With 1 John 3:4 as the primary definition of sin we struggle with John 3:16 and wonder where works come in. With John 16:9 as our primary definition we see that God gave His son to die for us and show us the truth about God’s love. Thus as we believe in Him, we now turn our backs on Satan’s lies, our relationship is restored and we have the eternal life that was originally granted in the Garden of Eden. We are now free to obey God, and the secondary definition of sin in 1 John 3:4 is fulfilled because we now trust God and therefore we trust that His commandments are always good and only good. This removes the incentive for disobedience.
Paul’s epistle to the Hebrews is about the sanctuary and even the cleansing of the sanctuary. In Hebrews 10:26 Paul writes, “For if we sin wilfully after that we have received the knowledge of the truth, there remaineth no more sacrifice for sins.” Now if we use 1 John 3:4 as the primary definition of sin we have people going to hell because they made one mistake after knowing the truth.
It is important to note that the entire book of Hebrews is explaining why Jesus has not returned yet and what He is doing in the sanctuary before His return. Paul admonishes the early believers not to give up their faith and stop assembling together – Christ will return. So it seems to me that the primary definition of sin in Hebrews 10:26 is the sin of unbelief. Paul is not saying that if you break the law after knowing the truth there is no more forgiveness. He is saying that if we sin in not believing in Jesus as the Son of God there will be no other sacrifice or Savior.
Now as we look at the cleansing of the sanctuary in Daniel 8:14, we see that while God can and does give complete victory over the sin defined in 1 John 3:4, that still is not the main focus or goal of the cleansing of the sanctuary. “Our characters are not to be weighed by smooth words and fair speeches manufactured for set times and occasions; but by the spirit and trend of the whole life.” (Review and Herald, August 16, 1892.) And “the character is revealed, not by occasional good deeds and occasional misdeeds, but by the tendency of the habitual words and acts.” (Steps to Christ, p. 57)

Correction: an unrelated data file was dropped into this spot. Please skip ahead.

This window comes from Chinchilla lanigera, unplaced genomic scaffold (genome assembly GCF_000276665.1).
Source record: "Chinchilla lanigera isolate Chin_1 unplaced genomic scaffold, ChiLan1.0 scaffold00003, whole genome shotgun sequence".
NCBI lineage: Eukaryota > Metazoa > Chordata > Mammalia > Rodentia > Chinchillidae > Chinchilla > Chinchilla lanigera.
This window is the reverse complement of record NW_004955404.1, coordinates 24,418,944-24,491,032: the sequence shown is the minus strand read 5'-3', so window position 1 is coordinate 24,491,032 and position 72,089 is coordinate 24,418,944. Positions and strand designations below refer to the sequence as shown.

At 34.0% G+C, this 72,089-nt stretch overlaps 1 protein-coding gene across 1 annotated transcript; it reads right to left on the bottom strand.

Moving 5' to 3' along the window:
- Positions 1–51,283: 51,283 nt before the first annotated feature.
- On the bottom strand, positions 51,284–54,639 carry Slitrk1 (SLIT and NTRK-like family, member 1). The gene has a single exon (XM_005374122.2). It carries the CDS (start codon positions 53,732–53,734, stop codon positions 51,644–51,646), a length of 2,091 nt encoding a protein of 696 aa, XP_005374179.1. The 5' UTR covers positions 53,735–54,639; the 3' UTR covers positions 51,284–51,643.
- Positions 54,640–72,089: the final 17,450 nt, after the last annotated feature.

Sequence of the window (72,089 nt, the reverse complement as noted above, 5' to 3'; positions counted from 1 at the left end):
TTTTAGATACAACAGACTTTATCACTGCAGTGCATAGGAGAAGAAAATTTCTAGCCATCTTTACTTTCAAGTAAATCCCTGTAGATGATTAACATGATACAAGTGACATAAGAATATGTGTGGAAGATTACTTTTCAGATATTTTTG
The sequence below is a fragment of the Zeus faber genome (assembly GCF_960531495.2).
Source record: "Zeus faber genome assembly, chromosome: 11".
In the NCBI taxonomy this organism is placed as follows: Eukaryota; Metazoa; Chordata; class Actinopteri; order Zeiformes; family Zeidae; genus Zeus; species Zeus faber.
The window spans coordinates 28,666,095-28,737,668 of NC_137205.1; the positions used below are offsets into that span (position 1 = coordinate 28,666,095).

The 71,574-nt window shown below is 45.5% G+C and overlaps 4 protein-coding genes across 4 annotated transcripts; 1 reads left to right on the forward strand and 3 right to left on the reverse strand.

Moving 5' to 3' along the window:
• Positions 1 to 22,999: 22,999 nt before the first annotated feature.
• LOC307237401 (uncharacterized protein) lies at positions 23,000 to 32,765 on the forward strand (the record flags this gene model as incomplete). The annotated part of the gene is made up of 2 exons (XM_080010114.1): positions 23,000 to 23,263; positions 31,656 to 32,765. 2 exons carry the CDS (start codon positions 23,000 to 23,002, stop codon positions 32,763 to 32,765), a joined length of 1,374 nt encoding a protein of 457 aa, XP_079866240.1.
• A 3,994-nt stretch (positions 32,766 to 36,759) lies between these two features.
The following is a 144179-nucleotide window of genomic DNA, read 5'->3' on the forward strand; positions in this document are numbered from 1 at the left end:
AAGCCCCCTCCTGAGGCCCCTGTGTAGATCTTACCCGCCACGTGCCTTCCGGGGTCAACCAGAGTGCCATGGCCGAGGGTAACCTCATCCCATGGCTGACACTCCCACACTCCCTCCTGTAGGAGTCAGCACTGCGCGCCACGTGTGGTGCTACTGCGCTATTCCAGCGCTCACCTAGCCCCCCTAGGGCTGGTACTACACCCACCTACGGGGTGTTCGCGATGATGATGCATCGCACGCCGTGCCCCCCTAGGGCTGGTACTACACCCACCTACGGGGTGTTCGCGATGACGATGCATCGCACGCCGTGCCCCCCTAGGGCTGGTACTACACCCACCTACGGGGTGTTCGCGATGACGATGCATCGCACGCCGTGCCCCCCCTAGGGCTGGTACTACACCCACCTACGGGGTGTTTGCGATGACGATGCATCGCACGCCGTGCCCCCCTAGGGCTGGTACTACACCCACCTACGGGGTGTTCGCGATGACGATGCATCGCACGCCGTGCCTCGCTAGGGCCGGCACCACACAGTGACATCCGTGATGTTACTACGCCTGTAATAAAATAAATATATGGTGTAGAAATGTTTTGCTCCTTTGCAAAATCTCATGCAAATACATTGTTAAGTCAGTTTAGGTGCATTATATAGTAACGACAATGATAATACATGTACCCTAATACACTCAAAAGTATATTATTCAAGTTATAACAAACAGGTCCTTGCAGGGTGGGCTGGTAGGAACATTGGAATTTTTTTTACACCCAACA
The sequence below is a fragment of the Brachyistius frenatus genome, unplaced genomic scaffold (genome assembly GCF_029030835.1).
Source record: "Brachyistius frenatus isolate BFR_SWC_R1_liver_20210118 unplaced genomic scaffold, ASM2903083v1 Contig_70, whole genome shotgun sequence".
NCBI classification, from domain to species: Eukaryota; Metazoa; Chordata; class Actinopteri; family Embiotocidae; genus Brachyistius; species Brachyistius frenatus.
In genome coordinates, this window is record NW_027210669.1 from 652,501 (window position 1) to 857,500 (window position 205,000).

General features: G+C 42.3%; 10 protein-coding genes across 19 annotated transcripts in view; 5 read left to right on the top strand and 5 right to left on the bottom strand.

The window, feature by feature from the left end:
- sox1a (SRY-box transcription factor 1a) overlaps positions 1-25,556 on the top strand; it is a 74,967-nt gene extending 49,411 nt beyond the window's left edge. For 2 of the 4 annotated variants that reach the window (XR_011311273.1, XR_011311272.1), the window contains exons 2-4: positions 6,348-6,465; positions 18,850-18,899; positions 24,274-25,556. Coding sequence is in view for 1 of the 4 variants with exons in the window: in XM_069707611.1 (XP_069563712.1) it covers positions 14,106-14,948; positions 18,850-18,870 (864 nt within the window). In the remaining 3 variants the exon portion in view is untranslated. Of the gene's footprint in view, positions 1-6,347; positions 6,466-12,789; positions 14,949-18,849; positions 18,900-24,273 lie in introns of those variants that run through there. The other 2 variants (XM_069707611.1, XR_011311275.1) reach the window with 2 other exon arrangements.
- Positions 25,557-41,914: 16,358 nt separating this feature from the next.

If we take John 16:9 as the primary definition of sin in the cleansing of the sanctuary it changes things. In the cleansing of the Sanctuary our minds and hearts are cleansed from the lies mankind started believing in the Garden of Eden. We see the true character of God revealed on the Cross, and we believe in Him. When our minds are cleansed of Satan’s lies we can make intelligent choices and choose the One who has already accepted and chosen us all along.
This changes how we look at a popular passage in the Christ’s Object Lessons, “Christ is waiting with longing desire for the manifestation of Himself in His church. When the character of Christ shall be perfectly reproduced in His people, then He will come to claim them as His own.” (Christ Object Lessons, p. 69) Traditionally we have taken this passage to mean that once we get our act together and show the world God’s Word can be perfectly be obeyed without making one single mistake, then God will come back to take us home. It is true that, by God’s grace, we can have complete victory over every single sin. However that is not what the great controversy is all about. The great question in the great controversy is whether God is love or not. When God’s church perfectly reflects the character of God’s love, then the world can make an intelligent decision as to if they will believe in God’s love and accept His salvation or not. God does not want us to be perfect so we can go to heaven. He wants to perfect our love so that we give Him proper representation in the judgment, where His character is on trial. When the church perfectly appreciates God’s love, the chasm that we ourselves created, by believing Satan’s lies, will be healed.
I believe that if we keep 1 John 3:4 as our primary definition of sin, we will always be legalists and never be able to deal with the sin problem defined in John 16:9 or 1 John 3:4. I believe if we use John 16:9 as the primary definition of sin, we can bypass the legalism, grasp the big picture of what sin really is and what the great controversy is all about, and allow grace to do its work in healing the sin problem defined in both John 16:9 and 1 John 3:4.
I think I would like to add my own chapter to the story of “The Good Samaritan.” After the priest and the Levite passed by the poor man dying in the ditch, they met up with each other and started arguing and debating over the law and perfection. Meanwhile the Samaritan, who was totally clueless as to what they were even talking about “came along, and when he saw the man, he felt compassion for him.Going over to him, the Samaritan soothed his wounds with olive oil and wine and bandaged them. Then he put the man on his own donkey and took him to an inn, where he took care of him.” Luke 10:33-34 NLT.
We already know which one was being a neighbor, but now, you tell me, which one of the three really had their theology together?
Now, go and do thou likewise.